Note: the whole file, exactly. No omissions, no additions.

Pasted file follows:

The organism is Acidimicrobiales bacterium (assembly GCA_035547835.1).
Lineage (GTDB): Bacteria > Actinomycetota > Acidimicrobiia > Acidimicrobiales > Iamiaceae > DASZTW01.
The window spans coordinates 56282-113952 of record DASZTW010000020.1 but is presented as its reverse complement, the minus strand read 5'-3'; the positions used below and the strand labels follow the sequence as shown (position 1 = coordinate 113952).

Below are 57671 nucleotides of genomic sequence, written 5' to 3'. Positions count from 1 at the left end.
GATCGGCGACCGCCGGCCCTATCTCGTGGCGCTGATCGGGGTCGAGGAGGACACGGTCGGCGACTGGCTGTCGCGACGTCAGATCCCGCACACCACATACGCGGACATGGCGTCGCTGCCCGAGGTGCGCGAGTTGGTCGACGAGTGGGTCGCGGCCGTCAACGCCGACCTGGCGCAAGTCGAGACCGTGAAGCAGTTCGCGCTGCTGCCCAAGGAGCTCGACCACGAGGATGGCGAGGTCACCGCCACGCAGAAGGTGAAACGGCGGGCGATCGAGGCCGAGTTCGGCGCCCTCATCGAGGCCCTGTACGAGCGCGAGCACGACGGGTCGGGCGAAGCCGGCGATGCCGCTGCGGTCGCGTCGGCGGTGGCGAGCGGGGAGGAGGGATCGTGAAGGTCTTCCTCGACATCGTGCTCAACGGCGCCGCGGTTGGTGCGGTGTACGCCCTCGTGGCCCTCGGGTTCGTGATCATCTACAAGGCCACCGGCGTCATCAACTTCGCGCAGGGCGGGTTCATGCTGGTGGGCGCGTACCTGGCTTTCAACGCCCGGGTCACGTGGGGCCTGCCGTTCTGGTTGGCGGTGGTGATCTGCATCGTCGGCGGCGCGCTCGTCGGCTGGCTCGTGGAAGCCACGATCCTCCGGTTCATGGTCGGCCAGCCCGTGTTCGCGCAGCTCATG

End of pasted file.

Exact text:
The organism is Acidimicrobiales bacterium (assembly GCA_035547835.1).
Lineage (GTDB): Bacteria > Actinomycetota > Acidimicrobiia > Acidimicrobiales > Iamiaceae > DASZTW01.
The window spans coordinates 56282-113952 of record DASZTW010000020.1 but is presented as its reverse complement, the minus strand read 5'-3'; the positions used below and the strand labels follow the sequence as shown (position 1 = coordinate 113952).

Below are 57671 nucleotides of genomic sequence, written 5' to 3'. Positions count from 1 at the left end.
GATCGGCGACCGCCGGCCCTATCTCGTGGCGCTGATCGGGGTCGAGGAGGACACGGTCGGCGACTGGCTGTCGCGACGTCAGATCCCGCACACCACATACGCGGACATGGCGTCGCTGCCCGAGGTGCGCGAGTTGGTCGACGAGTGGGTCGCGGCCGTCAACGCCGACCTGGCGCAAGTCGAGACCGTGAAGCAGTTCGCGCTGCTGCCCAAGGAGCTCGACCACGAGGATGGCGAGGTCACCGCCACGCAGAAGGTGAAACGGCGGGCGATCGAGGCCGAGTTCGGCGCCCTCATCGAGGCCCTGTACGAGCGCGAGCACGACGGGTCGGGCGAAGCCGGCGATGCCGCTGCGGTCGCGTCGGCGGTGGCGAGCGGGGAGGAGGGATCGTGAAGGTCTTCCTCGACATCGTGCTCAACGGCGCCGCGGTTGGTGCGGTGTACGCCCTCGTGGCCCTCGGGTTCGTGATCATCTACAAGGCCACCGGCGTCATCAACTTCGCGCAGGGCGGGTTCATGCTGGTGGGCGCGTACCTGGCTTTCAACGCCCGGGTCACGTGGGGCCTGCCGTTCTGGTTGGCGGTGGTGATCTGCATCGTCGGCGGCGCGCTCGTCGGCTGGCTCGTGGAAGCCACGATCCTCCGGTTCATGGTCGGCCAGCCCGTGTTCGCGCAGCTCATG